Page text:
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Atherogenic

Diet can be a useful tool to induce or accelerate atherosclerosis in laboratory animal models. Key dietary features used to induce atherosclerosis in rodents vary depending on the research model, desired endpoint, and length of feeding. While formulations of atherogenic diets continue to evolve, the options that are well-described in the literature are summarized below. For more information on each diet option and literature references see the expandable tabs following the diet table.

Research useKey dietary featuresExamples
“Western” purified atherogenic diet
Accelerated hypercholesterolemia and plaque formation in genetically modified models such as Apoe and Ldlr deficient mice.

Used for diet induced obesity in a variety of rodent models.
  • High fat diet (20 - 23% by weight; 40 - 45% kcal from fat)
  • Saturated fatty acids (SFA >60% of total fatty acids)
  • Milkfat/butterfat
  • Sucrose (34% by weight)
  • Cholesterol (0.2% total)
TD.88137
TD.10885
“Western” purified Atherogenic diet with added cholesterol and cholate source*
Induce hypercholesterolemia and mild atherosclerosis (foam cells, fatty streaks) in primarily wild type mice and rats.

Will not promote obesity.
  • High fat diet (15 - 20% by weight; 34 - 45% kcal from fat)
  • Saturated fatty acids (SFA >55% of total fatty acids)
  • Milkfat/butterfat, cocoa butter
  • Sucrose (30-50% by weight)
  • Cholesterol (1 - 1.25%)
  • Cholate Source (0.5%)*
TD.02028
TD.09237
Hybrid high fat diets with added cholesterol and cholate source*
Induce hypercholesterolemia and mild atherosclerosis (foam cells, fatty streaks) in primarily wild type mice and rats.

Will not promote obesity.

Also used for lithogenic (gallstone) rodent studies.
  • 75% rodent breeder diet; 25% purified ingredients
  • High fat (~15% by weight; 37% kcal from fat)
  • Saturated fatty acids (SFA >45% of total fatty acids)
  • Cholesterol (1.25%)
  • Cholate source (0.5%)*
TD.88051
TD.90221
Standard diets with added cholesterol
Induce hypercholesterolemia in genetically modified and wild type models without promoting obesity.
  • Standard, grain-based rodent diet
  • Minimal/moderate phytoestrogen diets recommended
  • Cholesterol (1 - 4%)
TD.120097
TD.07841
TD.01383

*Sodium cholate or cholic acid aid cholesterol and fat absorption and reduce cholesterol disposal via bile acid synthesis. However, if including a cholate source is not desired for your research, diets without cholate are available.

Expand All Tabs

“Western” style diets are fed to genetically-modified cardiovascular models, such as Apoe and Ldlr deficient mice, to accelerate and enhance hypercholesterolemia and plaque formation and to elicit phenotypes commonly associated with metabolic syndrome. Within the atherogenic literature, a “Western” diet typically is described as a purified rodent diet with 20-23% milkfat/butterfat, 0.2% total cholesterol, and 34% sucrose by weight. TD.88137 is an example of a “Western” style diet that was originally designed to characterize and enhance atherosclerosis development in a newly generated Apoe-deficient mouse model. Contact us for more information about “Western” style diets, modifications, or possible control diets.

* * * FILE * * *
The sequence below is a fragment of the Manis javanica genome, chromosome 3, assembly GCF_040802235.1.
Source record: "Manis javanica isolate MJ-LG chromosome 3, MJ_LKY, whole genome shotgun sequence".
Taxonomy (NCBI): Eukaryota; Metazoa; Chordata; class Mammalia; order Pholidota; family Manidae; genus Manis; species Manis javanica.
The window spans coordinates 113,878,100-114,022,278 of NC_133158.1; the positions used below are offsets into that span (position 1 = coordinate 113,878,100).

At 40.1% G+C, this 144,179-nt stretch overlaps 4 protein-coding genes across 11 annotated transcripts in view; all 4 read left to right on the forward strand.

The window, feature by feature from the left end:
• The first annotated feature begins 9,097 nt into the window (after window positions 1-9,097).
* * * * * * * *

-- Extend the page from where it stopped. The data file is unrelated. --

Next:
Examples:

  • TD.88137    Adjusted calories diet (42% from fat, 0.2% total cholesterol)
  • TD.10885    45% fat Kcal diet (0.2% total cholesterol)

Research use:

Accelerated hypercholesterolemia and plaque formation in genetically-modified models, such as Apoe and Ldlr deficient mice.

Used for diet-induced obesity in a variety of rodent models.

Key dietary features:

  • High Fat Diet (20-23% by weight; 40 - 45% kcal from fat)
  • Saturated fatty acids (SFA >60% of total fatty acids)
  • Milkfat/butterfat
  • Sucrose (34% by weight)
  • Cholesterol (0.2% total)

References:

  1. Febbraio, M., et al., Targeted disruption of the class B scavenger receptor CD36 protects against atherosclerotic lesion development in mice. J Clin Invest, 2000. 105(8): p. 1049-56.
  2. Huszar, D., et al., Increased LDL cholesterol and atherosclerosis in LDL receptor-deficient mice with attenuated expression of scavenger receptor B1. Arterioscler Thromb Vasc Biol, 2000. 20(4): p. 1068-73.
  3. Nakashima, Y., et al., ApoE-deficient mice develop lesions of all phases of atherosclerosis throughout the arterial tree. Arterioscler Thromb, 1994. 14(1): p. 133-40.
  4. Nakashima, Y., et al., Upregulation of VCAM-1 and ICAM-1 at atherosclerosis-prone sites on the endothelium in the ApoE-deficient mouse. Arterioscler Thromb Vasc Biol, 1998. 18(5): p. 842-51.